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New science on teamwork

Well, not so new, about ten years old now, wondering though why it hasn’t caught on. I read an article in Talent Management Magazine while researching an assignment for Strategic HR for my MBA studies. In summary, the following statements are false about teamwork:

  1. In terms of staffing workgroups, the most important attribute each member brings to the team is his or her unique technical skills and abilities.
    • As I have always thought it is more important to be able to work in and with a team not necessarily the skills and abilities; System’s Theory corroborates good teamwork is critical to organisations success. Specifically team spirit, morale, cooperation, communication, providing and accepting feedback.
  2. The measure of a team’s characteristics is the average across the team,
    • Depends on the situation, sometimes a team can only go as fast as the weakest link but a strong leader or individual can drag the team along. We used to do this in adventure racing, for example; we would tie with a bungee cord the weakest person to the strongest person. You could do this some of the time in some of the disciplines.
  3. Demographic diversity is essential,
    • Scientific research indicates that demographic diversity does not always improve performance, it might even make it more difficult to work together. It is more important to have a phsycologically diverse team in particular over time.
  4. Each member must have their unique ideas; idea diversity is best for teams,
    • The research points towards it actually being more difficlut for teams to operate effectively when mental models are too diverse. I can think of several teams I have witnessed teams where the ideas are so different there is more arguing than collaborating.
  5. Member’s must be masters of their jobs,
    • Training within a team environment is much more effective. I am sure you will have learnt most of your skills and most valuable lessons within a team environment, I certainly have. Applying what I learn straight away also works best.
  6. Team are more effective when each is a specialist at their specific task within the team. In other words redundancy should be minimised.
    • Depending on the task at hand, the research shows that cross training team members on functions actually imporves the teams overall effectiveness as each person understands each others role better.
  7. The best team structrures have high levels of task interdependence.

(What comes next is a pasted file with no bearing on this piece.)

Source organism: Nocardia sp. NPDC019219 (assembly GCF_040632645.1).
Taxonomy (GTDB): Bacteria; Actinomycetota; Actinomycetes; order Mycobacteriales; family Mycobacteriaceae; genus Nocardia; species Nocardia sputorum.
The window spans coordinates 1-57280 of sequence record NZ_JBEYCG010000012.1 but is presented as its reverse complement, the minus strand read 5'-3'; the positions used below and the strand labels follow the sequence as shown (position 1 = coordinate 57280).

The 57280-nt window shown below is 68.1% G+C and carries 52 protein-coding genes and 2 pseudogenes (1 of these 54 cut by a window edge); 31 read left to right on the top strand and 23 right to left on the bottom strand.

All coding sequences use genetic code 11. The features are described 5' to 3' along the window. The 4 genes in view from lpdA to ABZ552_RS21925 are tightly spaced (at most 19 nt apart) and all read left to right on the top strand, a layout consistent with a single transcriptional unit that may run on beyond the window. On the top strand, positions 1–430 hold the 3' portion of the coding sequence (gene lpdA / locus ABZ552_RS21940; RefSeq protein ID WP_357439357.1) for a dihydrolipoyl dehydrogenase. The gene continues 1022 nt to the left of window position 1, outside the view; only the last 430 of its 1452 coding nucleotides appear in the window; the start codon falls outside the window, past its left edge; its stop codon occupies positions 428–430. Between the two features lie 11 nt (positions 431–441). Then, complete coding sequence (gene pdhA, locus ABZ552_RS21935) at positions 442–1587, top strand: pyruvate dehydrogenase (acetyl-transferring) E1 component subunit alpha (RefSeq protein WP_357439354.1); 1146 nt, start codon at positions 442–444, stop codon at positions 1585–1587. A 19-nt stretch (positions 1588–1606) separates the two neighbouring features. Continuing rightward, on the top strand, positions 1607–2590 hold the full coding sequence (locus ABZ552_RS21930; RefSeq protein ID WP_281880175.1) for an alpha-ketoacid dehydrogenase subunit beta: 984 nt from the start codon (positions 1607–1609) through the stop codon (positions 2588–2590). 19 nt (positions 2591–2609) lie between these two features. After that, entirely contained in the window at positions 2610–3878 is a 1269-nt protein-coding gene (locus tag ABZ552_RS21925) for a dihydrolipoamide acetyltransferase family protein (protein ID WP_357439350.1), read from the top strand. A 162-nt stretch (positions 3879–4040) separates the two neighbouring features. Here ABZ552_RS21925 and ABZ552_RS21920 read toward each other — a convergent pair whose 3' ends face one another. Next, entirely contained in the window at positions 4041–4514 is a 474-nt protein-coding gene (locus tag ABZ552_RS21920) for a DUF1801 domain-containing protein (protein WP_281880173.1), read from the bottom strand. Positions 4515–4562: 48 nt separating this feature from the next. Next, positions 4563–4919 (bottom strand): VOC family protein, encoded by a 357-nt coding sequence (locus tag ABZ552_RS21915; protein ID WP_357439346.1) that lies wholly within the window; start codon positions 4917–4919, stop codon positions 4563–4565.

• Partly true for teams that do the same things day in and day out example in manufacturing.
    • For teams found on projects task interdependence is less of a factor in highly effective teams.
  8. Teams make better decisions when the leader weighs each team member’s input equally.
    • Consensus should weigh up the relative value of each members input.
    • Here feedback is a very important mechanism for building trust in the decision making abilities of members. Leaders who have good mechanisms in place to get feedback and measure past performance is crucial to a team’s decision making.
  9. Rewarding on an individual basis in teams creates competitiveness and is bad.
    • I think sports teams are a good example of this. In the National Rugby League some players are paid more than others and based on some very different criteria. Some players are simply not as good as others and those players feel it is worth to just play with the better and more gifted ones.
    • I like working with smart and enthusiastic people who I can learn from and achieve great things together.

Teamwork, in my opinion, is a critical organisational capability, it doesn’t seem to be taught or valued in the main stream. There is limited research on the subject, the researchers in their paper are even critical of their own textbooks, with only eight pages out of 750 odd mentioning teamwork. I would also add there is no mention of several important theories, Frederick Herzberg’s Hygiene Theory and System’s Theory.

Why isn’t this research making it into mainstream practice?


 

References:

Hollenbeck, John R., D. Scott DeRue, and Rick Guzzo. 2004. “BRIDGING THE GAP BETWEEN I/O RESEARCH AND HR PRACTICE: IMPROVING TEAM COMPOSITION, TEAM TRAINING, AND TEAM TASK DESIGN.” Human Resource Management 43, no. 4: 353-366. Link
  • Steven Heaton 8 October 2014, 1:33 pm

    Overall nice post Tim. Thanks for sharing. However there are a couple of points I’d like to add (I’ll try and keep this brief and we can discuss it later 😉

    I’d argue that skills and teamwork are equally as important. Too often it seems teamwork is placed above all else. I’m in no doubt it’s very important but a tightly knit team of fools still won’t get the job done right. Ideally you want a team of competent individuals with a strong leader, e.g. an orchestra.

    In a similar vein ‘diversity’ gets a bit of a run around. It strongly depends on the objective. If want you need is creative input or competitive analysis then ‘same think’ is a very bad thing. (Numerous examples on a wide range of scales, up to and including going to war). In other circumstances though, having everyone with the same mindset can make combining effort a lot smoother.

    S

    PS: Reductionist knows how a car works, a Systems Thinker knows how a car works and can explain a traffic jam 🙂

    Reply
    • Tim 8 October 2014, 5:27 pm

      Good points, the paper does go into how skills are important, their research though indicates not as important. In the same way you point out a bunch fools won’t get the job done it is also true that very skilled and or smart people not working together will also end in tears.

      Reply

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